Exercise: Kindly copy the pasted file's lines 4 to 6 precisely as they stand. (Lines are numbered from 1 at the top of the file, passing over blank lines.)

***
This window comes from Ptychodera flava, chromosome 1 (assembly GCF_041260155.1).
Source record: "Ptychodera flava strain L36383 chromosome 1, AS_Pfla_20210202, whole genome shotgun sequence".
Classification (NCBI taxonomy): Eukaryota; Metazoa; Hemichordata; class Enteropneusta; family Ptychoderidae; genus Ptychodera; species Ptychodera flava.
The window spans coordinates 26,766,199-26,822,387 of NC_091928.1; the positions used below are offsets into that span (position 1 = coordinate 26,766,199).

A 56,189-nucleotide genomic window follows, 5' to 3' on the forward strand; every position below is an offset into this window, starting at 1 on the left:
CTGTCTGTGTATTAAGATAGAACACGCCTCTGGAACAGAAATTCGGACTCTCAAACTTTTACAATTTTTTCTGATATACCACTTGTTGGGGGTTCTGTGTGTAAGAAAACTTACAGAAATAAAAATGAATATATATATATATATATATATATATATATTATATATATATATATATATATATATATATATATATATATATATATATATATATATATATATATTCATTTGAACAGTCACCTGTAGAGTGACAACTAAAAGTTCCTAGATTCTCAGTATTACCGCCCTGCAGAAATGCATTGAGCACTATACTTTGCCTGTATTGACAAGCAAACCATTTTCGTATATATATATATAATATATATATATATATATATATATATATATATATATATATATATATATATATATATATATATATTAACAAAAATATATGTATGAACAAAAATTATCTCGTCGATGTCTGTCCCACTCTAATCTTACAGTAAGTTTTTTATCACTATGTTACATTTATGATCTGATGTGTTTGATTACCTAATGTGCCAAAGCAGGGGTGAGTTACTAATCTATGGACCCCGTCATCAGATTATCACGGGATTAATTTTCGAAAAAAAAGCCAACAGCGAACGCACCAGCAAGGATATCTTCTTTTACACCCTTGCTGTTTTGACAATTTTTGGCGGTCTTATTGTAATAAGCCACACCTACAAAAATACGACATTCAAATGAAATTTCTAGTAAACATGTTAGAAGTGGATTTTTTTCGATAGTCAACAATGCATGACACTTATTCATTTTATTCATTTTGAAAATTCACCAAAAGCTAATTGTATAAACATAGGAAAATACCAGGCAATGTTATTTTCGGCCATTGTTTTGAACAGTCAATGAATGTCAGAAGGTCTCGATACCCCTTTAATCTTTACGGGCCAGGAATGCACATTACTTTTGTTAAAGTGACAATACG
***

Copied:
The window spans coordinates 26,766,199-26,822,387 of NC_091928.1; the positions used below are offsets into that span (position 1 = coordinate 26,766,199).

A 56,189-nucleotide genomic window follows, 5' to 3' on the forward strand; every position below is an offset into this window, starting at 1 on the left:
CTGTCTGTGTATTAAGATAGAACACGCCTCTGGAACAGAAATTCGGACTCTCAAACTTTTACAATTTTTTCTGATATACCACTTGTTGGGGGTTCTGTGTGTAAGAAAACTTACAGAAATAAAAATGAATATATATATATATATATATATATATATATTATATATATATATATATATATATATATATATATATATATATATATATATATATATATATATATTCATTTGAACAGTCACCTGTAGAGTGACAACTAAAAGTTCCTAGATTCTCAGTATTACCGCCCTGCAGAAATGCATTGAGCACTATACTTTGCCTGTATTGACAAGCAAACCATTTTCGTATATATATATATAATATATATATATATATATATATATATATATATATATATATATATATATATATATATATATATATTAACAAAAATATATGTATGAACAAAAATTATCTCGTCGATGTCTGTCCCACTCTAATCTTACAGTAAGTTTTTTATCACTATGTTACATTTATGATCTGATGTGTTTGATTACCTAATGTGCCAAAGCAGGGGTGAGTTACTAATCTATGGACCCCGTCATCAGATTATCACGGGATTAATTTTCGAAAAAAAAGCCAACAGCGAACGCACCAGCAAGGATATCTTCTTTTACACCCTTGCTGTTTTGACAATTTTTGGCGGTCTTATTGTAATAAGCCACACCTACAAAAATACGACATTCAAATGAAATTTCTAGTAAACATGTTAGAAGTGGATTTTTTTCGATAGTCAACAATGCATGACACTTATTCATTTTATTCATTTTGAAAATTCACCAAAAGCTAATTGTATAAACATAGGAAAATACCAGGCAATGTTATTTTCGGCCATTGTTTTGAACAGTCAATGAATGTCAGAAGGTCTCGATACCCCTTTAATCTTTACGGGCCAGGAATGCACATTACTTTTGTTAAAGTGACAATACG